The raiders ceased the last of their plunder and turned, beginning to move forward. Anflaug and the captain ran with them. Their enemy found them first. The ground rumbled, and then they turned around the corner of a home and started down the main avenue of the town. Anflaug slowed as he saw them. They were men in chainmail, with plate mail covering their chests and arms. All of them wore helmets, and they all sat on the backs of immense birds - tall as a horse, with wickedly sharp beaks and talons, and all with a striking golden yellow plumage.

At their head was the tallest man that Anflaug had ever seen. Even on the back of the bird, he stood a head again as high as his fellows. His eyes were visible behind his iron helmet, a clear blue piercing out from the darkness made by his helm. A tattered red cape flew behind him and, in one hand, he held a blade not unlike an Ingrish claymore.

Anflaug took a step backward, as the giant swung his great sword. The blade caught the first of his raiders in the face, and it shattered the man's head more than it cut it. Blood, brain, and bone exploded outward, while the rest of the man's corpse fell.

It was only then that Anflaug forced his courage to the fore and called out an order. "Steady! Cut them down as we did the rest!"

His raiders pulled their axes free of their belts, if they had not already. They began to shout and cry out, snarling challenges at the charging horde. The ground thundered under their feet. He saw the men on the back of their birds lift their swords as their giant leader did. A few leveled long crossbows at them, grasping them tightly in their hands. A man at the side of the giant, wearing a close-trimmed beard of grey and brown hair, leveled his crossbow at them.

Then, all at once, the horde shouted their battlecry. "In aionm aon Figaroa!"

The crossbows fired after that. The bearded men loosed a bolt from his crossbow right into the stomach of the man standing beside Anflaug. He saw the bolt take him; the captain lurched forward, groaned softly, and fell to the ground. Behind Anflaug, other men were dropping. Then, the charging men were on them. Anflaug ducked underneath the swing of a man's sword and chopped out with his axe. The blade cut to his femur, and the man lurched in his saddle. He saw another rider have its bird's head split.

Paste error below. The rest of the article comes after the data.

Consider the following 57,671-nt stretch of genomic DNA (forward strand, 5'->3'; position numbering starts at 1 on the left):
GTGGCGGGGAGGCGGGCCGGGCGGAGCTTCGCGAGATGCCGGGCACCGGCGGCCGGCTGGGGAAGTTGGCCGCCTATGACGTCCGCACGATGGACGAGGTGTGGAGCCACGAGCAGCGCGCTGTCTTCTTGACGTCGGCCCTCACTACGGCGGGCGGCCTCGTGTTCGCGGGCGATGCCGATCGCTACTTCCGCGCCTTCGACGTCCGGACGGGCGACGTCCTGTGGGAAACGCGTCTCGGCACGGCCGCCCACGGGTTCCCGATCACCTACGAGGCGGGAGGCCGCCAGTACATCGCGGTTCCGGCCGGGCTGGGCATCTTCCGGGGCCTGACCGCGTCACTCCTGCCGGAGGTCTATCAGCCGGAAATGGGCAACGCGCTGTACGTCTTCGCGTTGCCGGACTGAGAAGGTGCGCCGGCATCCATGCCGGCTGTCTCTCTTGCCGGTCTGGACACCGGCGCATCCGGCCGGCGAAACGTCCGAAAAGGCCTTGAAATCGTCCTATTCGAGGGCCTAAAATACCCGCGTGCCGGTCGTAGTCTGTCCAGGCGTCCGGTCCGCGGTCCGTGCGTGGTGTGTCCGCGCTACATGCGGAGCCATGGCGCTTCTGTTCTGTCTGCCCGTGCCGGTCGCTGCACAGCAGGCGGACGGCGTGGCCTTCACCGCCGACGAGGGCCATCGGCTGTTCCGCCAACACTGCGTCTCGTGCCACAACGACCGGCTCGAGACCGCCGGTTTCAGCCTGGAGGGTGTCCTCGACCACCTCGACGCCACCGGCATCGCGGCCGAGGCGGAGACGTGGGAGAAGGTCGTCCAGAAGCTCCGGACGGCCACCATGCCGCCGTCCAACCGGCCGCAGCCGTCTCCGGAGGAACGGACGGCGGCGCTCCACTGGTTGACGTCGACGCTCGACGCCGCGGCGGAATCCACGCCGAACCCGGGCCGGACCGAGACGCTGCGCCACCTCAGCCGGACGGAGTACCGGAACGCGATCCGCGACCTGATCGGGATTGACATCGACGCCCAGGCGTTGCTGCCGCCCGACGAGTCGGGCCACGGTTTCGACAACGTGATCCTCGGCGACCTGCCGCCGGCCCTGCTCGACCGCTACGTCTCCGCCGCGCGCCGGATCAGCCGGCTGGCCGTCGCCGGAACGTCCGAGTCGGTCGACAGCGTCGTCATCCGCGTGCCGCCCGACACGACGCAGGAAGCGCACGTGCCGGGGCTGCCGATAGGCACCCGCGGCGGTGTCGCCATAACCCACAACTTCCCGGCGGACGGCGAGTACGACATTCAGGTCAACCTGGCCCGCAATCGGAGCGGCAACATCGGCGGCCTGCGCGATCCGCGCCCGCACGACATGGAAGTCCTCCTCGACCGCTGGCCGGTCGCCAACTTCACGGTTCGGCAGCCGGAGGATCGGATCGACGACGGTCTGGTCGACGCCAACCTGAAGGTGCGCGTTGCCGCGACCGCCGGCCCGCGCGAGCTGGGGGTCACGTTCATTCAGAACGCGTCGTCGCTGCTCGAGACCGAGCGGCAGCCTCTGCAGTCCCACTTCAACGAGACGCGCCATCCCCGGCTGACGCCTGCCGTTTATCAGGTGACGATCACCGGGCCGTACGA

But more of his men were falling. He saw one have half his body shorn off with a sword blow. Another had a crossbow bolt shot into his groin, where he stumbled forward and had a bird's talon crush his head into the earth. He saw a man he drank mead with the night before stumble forward into the opened beak of a riding bird. The beak clamped down, biting into part of his face, and pulled back. Half the man's face ripped free of his skull, muscles sliding like jellies from underneath his torn skin.

Another rider screamed in his strange language and Anflaug spun to face him. He grinned maniacally, giving in to the smell of blood and the feeling of rage burning in his heart. "Come!" he shouted, "Come and face the best of what the Taznikanze have!"

He leapt as the rider came. His axe slashed outward as he jumped into the air and the blade caught the rider in the neck. It cut his head from his body in one stroke, and Anflaug landed just before the man's head hit the ground and rolled a few times. He turned, then, the dead rider's blood running down his body, as he heard another bird charging for him.

He saw the giant who commanded these men, riding hard for him. His sword was held out to the side. Anflaug smiled and lifted his axe.